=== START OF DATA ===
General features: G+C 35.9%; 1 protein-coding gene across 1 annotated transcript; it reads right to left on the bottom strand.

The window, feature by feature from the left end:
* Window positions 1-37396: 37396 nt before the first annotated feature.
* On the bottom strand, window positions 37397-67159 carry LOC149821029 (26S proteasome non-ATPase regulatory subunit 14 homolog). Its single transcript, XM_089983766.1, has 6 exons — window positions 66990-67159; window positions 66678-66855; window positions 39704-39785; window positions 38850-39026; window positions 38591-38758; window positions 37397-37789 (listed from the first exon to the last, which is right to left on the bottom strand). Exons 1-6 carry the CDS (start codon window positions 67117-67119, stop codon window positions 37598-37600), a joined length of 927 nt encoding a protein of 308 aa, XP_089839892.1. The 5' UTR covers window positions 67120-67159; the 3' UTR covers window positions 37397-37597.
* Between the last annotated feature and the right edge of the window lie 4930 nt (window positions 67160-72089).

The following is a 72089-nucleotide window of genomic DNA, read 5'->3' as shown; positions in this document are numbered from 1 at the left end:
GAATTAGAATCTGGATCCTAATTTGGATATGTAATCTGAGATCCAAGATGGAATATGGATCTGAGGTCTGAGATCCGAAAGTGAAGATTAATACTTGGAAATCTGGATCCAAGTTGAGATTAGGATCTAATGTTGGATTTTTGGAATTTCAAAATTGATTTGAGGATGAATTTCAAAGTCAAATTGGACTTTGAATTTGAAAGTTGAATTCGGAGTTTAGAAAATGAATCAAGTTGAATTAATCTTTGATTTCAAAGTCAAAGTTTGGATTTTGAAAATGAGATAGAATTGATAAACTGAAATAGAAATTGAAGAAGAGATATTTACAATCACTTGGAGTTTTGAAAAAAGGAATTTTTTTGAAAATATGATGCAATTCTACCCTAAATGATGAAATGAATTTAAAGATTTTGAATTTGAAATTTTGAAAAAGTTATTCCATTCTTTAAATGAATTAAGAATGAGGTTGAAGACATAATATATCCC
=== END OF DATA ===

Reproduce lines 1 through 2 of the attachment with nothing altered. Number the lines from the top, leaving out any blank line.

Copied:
General features: G+C 35.9%; 1 protein-coding gene across 1 annotated transcript; it reads right to left on the bottom strand.

The window, feature by feature from the left end: